Listen

News 88.9 KNPR
Classical 89.7 KCNV
NV89 Discover Music
'Jazz'

an member station

Classical
Deceptive Cadence

Classical Music Captures A Young Wife's Anxiety In 'On Chesil Beach'

612046232_1754600897.jpg

Violinist Esther Yoo performs all the classical music for the film.
Marco Borggreve, Courtesy of the artist

Violinist Esther Yoo performs all the classical music for the film.

The film On Chesil Beach opens with a cocksure Edward, played by Billy Howle, mansplaining the blues to his new wife, Florence, a classical violinist played by Saoirse Ronan. It's a snapshot of the young couple's relationship, which disintegrates throughout the course of the film due to mismatched expectations and fears of intimacy. Director Dominic Cooke, a veteran of theater making his feature film debut with this Ian McEwan novella adaption, says that as the film goes on, music becomes an outlet for both pain and passion.

"It's about a particular moment in a couple's life. But also, it's about a particular moment in history: 1962, before the kind of revolution of the '60s kicked in," Cooke says. "Britain was still stuck in a very sort of repressed, austere time. And so it's how these young kids navigate their way through such a difficult and stuffy atmosphere."

In McEwan's novel, the author also made music an integral part of the story. As McEwan said in a 2007 interview with NPR, music has always been an important component in his own life.

"It's part of my own mental furniture," McEwan told NPR. "So it often ends up being part of the fate, destiny of my own characters: to be either musicians, or for music to be something of a key to their character, really."

Support comes from

In the film, viewers see Florence playing violin, but what they are actually hearing is Esther Yoo, a rising star in the classical world, play. Yoo plays selections by Bach, Schubert, and Mozart — many of the same pieces written into McEwan's story — accompanied by the BBC National Orchestra of Wales. She also plays original music for the film by English composer Dan Jones.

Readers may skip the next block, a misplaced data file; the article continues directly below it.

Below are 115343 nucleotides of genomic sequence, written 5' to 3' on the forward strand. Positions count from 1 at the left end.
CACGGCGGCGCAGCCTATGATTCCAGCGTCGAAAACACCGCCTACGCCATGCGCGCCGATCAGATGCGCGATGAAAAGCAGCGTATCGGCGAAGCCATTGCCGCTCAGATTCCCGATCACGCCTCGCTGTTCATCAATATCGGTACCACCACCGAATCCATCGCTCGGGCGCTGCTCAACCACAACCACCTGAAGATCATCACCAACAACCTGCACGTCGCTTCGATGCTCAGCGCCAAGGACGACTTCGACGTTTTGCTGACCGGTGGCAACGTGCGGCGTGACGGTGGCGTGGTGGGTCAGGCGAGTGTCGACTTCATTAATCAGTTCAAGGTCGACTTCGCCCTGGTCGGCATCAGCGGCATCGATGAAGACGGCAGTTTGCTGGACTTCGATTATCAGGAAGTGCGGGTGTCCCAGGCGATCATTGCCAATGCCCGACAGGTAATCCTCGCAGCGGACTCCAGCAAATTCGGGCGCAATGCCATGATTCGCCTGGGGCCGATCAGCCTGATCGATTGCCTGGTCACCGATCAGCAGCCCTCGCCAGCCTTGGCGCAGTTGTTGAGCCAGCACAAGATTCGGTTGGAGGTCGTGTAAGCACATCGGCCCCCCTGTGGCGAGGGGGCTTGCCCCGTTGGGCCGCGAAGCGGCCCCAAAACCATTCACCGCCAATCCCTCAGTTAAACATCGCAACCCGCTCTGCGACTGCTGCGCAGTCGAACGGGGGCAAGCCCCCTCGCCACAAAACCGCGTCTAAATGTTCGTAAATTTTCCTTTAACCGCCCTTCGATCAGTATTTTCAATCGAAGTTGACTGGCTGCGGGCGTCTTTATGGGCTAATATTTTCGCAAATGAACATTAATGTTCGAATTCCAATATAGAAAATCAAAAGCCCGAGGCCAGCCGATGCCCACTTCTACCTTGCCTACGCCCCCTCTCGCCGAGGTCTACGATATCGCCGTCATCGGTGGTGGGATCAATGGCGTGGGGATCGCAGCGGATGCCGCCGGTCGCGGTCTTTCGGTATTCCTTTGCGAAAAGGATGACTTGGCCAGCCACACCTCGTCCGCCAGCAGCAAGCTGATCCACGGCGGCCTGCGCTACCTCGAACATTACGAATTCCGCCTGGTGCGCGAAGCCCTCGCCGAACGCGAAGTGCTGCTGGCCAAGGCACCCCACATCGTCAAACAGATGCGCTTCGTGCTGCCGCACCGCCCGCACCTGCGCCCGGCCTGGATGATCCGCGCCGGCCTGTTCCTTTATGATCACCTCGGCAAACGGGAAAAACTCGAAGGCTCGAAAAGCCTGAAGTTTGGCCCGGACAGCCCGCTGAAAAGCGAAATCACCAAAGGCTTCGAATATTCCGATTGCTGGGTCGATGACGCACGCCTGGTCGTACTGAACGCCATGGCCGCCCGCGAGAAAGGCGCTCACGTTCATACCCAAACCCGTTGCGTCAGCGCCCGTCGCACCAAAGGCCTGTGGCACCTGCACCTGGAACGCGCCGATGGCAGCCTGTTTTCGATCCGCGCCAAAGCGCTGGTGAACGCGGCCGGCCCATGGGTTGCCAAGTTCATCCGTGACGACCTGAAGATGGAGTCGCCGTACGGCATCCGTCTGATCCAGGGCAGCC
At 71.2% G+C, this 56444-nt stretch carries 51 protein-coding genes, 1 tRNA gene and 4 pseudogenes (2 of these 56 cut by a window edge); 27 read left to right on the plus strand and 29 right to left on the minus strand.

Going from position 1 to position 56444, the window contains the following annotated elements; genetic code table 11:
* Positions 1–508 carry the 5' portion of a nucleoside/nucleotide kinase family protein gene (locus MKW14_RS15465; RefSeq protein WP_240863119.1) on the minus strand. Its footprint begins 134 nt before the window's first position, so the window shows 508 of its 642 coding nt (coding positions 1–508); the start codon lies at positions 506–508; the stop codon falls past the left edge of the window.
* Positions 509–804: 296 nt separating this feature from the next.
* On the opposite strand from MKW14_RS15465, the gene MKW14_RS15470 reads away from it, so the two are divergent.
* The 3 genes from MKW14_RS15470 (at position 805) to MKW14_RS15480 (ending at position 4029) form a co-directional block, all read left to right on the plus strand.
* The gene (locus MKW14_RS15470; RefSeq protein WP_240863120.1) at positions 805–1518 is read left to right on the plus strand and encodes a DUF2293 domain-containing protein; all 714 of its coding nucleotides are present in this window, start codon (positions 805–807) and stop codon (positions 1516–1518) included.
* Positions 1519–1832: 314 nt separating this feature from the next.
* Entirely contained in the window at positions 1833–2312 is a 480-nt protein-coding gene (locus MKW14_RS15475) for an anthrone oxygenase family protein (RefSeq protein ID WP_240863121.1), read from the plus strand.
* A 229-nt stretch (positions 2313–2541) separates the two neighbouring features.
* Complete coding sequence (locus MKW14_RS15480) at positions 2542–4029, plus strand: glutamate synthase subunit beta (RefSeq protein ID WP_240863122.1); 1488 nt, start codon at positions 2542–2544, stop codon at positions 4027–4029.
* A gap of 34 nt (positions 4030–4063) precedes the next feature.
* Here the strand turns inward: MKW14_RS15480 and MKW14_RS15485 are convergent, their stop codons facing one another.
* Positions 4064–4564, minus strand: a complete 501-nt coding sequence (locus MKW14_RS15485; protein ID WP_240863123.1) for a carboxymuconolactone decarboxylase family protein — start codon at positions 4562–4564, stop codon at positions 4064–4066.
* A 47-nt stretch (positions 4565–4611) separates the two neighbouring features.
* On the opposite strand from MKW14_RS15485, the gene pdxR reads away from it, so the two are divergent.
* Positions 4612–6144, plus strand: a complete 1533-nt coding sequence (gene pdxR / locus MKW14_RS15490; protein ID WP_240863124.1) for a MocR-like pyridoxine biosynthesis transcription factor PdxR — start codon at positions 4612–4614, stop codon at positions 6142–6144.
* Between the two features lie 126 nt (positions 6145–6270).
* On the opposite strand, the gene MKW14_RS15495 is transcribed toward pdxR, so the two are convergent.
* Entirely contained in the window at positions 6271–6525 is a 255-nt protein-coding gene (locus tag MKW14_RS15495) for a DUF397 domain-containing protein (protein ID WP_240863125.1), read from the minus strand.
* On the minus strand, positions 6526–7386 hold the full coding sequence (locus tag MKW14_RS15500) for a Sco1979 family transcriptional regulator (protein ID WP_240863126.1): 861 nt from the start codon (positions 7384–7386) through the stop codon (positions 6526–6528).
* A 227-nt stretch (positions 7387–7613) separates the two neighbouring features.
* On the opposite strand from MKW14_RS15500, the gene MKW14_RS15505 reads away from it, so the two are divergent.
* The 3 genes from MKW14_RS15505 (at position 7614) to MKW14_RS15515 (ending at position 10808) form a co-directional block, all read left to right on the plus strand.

"I sort of love the way that Ian [has] written the music absolutely into the fabric, the sort of DNA of these characters," Jones says, noting that his pieces in the film are meant to amplify the intensity of those classic works.

In On Chesil Beach, Ronan appears to play the violin, but Cooke says that took some training. Yoo says Ronan did a good job of playing it off.

"As a violinist, there are several movies out there where you watch the scenes where there's a string player or an instrument player and cringe at the end result," Yoo says with a laugh. "But I have to say that, in this film, it's been done very well."

Yoo performed all of the violin solos on the soundtrack, expressing the emotional and spiritual voice of the restrained Florence.

"For Dan's pieces, it was definitely very, very important to keep Florence's head space and ... all the emotions that she couldn't express verbally — a lot of that came out through the music she played," Yoo says.

Yoo was cast for the role like any other actor and studied for it like one. She read McEwan's book thoroughly, paying close attention to what music and the violin means to Florence's character. And Cooke says Yoo performed like one for the score.

"I thought it was extraordinary the way I could give a note, which was kind of like a note I'd give to an actor about a feeling, and Esther would take that, play the same piece completely differently, whilst being very accurate musically," Cooke says. "It makes you realize how much of the person is in the sound. It's not just about the music itself, the instrument and the skillful playing of that. It's to do with the soul of the person."

On Chesil Beach is in theaters now.

Copyright 2018 NPR. To see more, visit http://www.npr.org/.

Our journalism speaks for itself, and we answer only to you. That’s thanks to the 11,000 members of Nevada Public Radio. Each of them made a small commitment and became members of Nevada Public Radio. They didn’t have to — but because they did, you are here now. So we extend a hand and say, “Come join us!”

More Stories